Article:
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Guatemala: Teachers demand pay raise
Thousands of teachers from all over Guatemala converged on the nation’s capital on Wednesday to protest low wages and demand a pay raise. The teachers have set up tents and cardboard boxes in Guatemala City’s Constitution Square and have vowed to stay there until they get a 16 percent pay hike.
The median monthly salary for teachers is around $440, but many teachers work under contracts that pay up to $200 less.
Half of the 16 percent hike teachers are demanding represents an 8 percent raise that the government of President Alvaro Colom promised last year and didn’t deliver. Colom claimed Wednesday that the government could not afford the 16 percent, and once again offered 8 percent.
Asking for patience until the nation’s tax system is overhauled, Colom urged the teachers to return to the bargaining table.
Peru: Copper miners strike
Just a week after Peruvian gold and silver miners were forced by the nation’s Labor Ministry to end a weeklong strike, 630 copper miners at Doe Run Peru’s Cobriza mine went out on strike Thursday. The mine workers are demanding that the company pay a bonus it promised last year.
Doe Run Peru is part of the US-based Renco Group, and has gone through a series of crises in the last year, including expulsion from the National Association of Mining, Petroleum and Energy for lack of compliance with government-ordered environmental cleanup plans. Having already cut back its operations in June of last year, the company claims it lacks sufficient funds.
Luis Castillo, head of the miners and metal workers union, told Efe news service that the strike was a response to “non-fulfillment of a collective contract of several points and for economic recognition, since (the striking miners) have worked all year.”
He added that miners at two Buenaventura gold mines and one silver mine plan to go back on strike this Thursday. The gold and silver miners were ordered back to work on February 20, but since then none of the outstanding issues that precipitated the previous walkout—primarily profit sharing and safety issues—have been resolved.
Minneapolis janitors’ strike called off
Union-organized janitors in the Twin Cities, Minnesota, did not strike Monday morning following an agreement reached between Service Employees International Union Local 26 and the companies they work for. SEIU Local 26 represents more than 4,000 Twin Cities janitors.
The workers have been without a contract since January 8, and voted in late January to authorize strike action. According to a press release by management in the Minneapolis-St. Paul Contract Cleaners Association, the new three-year contract offers higher wages and improved health benefits for employers. SEIU Local 26 had no immediate comment on terms of the deal.
Lockout at California country club over health care costs
Management at the Castlewood Country Club in Pleasanton, California, locked out 65 of its food and maintenance workers February 25 as part of the campaign to force workers to pay $739.08 a month for family health insurance. The move came after members of UNITE HERE Local 2850 rejected management’s final offer in negotiations dating from November of last year.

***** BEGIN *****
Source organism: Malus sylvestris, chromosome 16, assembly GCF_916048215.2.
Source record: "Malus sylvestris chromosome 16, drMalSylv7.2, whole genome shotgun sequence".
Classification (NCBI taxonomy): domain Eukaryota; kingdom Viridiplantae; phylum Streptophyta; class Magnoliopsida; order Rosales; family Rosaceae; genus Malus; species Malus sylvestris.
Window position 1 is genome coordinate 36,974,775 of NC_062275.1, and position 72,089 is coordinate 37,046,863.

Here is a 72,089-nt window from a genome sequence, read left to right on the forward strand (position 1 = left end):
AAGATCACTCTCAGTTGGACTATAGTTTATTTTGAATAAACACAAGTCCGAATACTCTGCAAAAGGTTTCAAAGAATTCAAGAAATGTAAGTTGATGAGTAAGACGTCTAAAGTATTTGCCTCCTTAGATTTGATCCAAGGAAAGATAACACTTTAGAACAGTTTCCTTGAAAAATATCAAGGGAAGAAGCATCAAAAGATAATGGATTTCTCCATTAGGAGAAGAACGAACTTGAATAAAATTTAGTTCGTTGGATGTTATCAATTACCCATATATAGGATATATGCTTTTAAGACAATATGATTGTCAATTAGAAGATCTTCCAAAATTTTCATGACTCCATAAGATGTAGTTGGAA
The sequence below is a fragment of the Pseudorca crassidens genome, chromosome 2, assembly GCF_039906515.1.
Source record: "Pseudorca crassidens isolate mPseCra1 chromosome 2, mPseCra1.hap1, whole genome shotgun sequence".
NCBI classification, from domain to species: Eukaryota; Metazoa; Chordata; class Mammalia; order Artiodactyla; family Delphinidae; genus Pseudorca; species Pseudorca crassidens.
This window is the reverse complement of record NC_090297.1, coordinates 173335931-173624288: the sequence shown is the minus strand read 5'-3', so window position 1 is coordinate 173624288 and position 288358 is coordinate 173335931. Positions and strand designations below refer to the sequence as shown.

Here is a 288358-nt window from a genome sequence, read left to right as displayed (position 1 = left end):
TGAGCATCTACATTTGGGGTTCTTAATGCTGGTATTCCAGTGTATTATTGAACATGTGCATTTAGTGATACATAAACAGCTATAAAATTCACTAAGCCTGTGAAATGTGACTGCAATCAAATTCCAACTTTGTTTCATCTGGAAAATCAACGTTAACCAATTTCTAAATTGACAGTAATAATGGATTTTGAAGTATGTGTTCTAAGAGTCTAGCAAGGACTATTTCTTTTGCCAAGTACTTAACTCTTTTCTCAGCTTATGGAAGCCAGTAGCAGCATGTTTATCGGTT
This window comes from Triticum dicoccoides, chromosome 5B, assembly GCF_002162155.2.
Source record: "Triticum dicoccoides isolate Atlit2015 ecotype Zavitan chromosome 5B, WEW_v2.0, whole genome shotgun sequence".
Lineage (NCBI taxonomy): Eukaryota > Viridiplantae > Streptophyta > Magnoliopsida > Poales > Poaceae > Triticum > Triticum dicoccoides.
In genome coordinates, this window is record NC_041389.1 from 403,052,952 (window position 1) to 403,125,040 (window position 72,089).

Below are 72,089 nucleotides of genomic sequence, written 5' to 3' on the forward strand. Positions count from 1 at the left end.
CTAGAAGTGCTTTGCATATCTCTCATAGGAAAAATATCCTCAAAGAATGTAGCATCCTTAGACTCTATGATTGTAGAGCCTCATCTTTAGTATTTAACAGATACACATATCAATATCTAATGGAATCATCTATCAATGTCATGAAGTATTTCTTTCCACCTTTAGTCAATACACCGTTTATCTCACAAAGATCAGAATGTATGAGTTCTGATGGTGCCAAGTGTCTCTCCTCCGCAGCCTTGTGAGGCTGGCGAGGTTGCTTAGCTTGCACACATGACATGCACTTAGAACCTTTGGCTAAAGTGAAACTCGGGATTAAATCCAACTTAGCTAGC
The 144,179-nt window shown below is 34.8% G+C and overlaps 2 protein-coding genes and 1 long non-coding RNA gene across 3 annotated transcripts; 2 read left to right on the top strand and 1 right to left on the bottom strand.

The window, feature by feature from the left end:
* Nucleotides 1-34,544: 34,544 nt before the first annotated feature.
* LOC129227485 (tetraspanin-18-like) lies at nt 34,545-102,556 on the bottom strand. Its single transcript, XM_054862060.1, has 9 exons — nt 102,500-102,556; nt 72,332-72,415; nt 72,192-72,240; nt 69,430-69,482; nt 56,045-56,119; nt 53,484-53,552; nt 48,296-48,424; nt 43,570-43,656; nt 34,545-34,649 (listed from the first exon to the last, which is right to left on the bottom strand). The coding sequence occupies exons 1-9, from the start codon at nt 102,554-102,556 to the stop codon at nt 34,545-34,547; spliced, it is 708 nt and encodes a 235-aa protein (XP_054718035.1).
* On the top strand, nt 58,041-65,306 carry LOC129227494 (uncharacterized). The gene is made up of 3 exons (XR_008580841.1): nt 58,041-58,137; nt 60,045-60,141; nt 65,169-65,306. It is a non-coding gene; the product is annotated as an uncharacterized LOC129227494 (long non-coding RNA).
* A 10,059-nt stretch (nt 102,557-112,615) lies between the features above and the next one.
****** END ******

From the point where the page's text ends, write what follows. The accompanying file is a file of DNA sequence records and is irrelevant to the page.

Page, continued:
The new costs for health insurance would amount to 35 percent of the wages of a full-time maintenance worker. The average wages for Castlewood union members is $12.50 an hour.
Workers strike Philadelphia produce center
Workers began a strike Monday at the Philadelphia Regional Produce market. Teamsters Local 929 members prevented vehicles from entering the South Philadelphia market after walking off the job at midnight in a contract dispute. The main issues in the strike are overtime and management’s efforts to force workers to make contributions to their health care and other benefits.
The blockade ended Monday morning after union officials were served a court injunction limiting picketing to two workers. The market supplies produce to restaurants and retailers throughout the region.
Montreal University hit by strike
Almost 2,500 lecturers at the Université de Montréal, which has the second largest enrolment of any university in Canada, went on strike last week causing the school to immediately cancel at least 20 percent of classes.
The strike follows a series of one- and half-day walkouts staged throughout February and after the lecturers voted 71 percent in favor of job action. The main issues in the strike include class sizes, pensions and salaries.
Strike action was taken because negotiations were proceeding too slowly, according to the lecturers’ union, the Syndicat des chargées et des chargés de cours de l’Université de Montréal (SCCCUM)-FNEEQ/CSN. Teachers have been working without a contract for nearly six months,
New strike in Sudbury
Office and technical workers at Xstrata Nickel announced strike action for March 1 when their current contract expires after workers returned a mandate of 98 percent in favor of a strike last week. They join workers at Vale Inco in Sudbury, Ontario who have been on strike for seven months.
The office and technical workers who are represented by the United Steelworkers union (USW) are facing threatened changes by the company to seniority provisions, which would affect job security, sick pay and bonuses. Negotiations continued through the weekend, but workers had already begun setting up picket lines by Friday afternoon.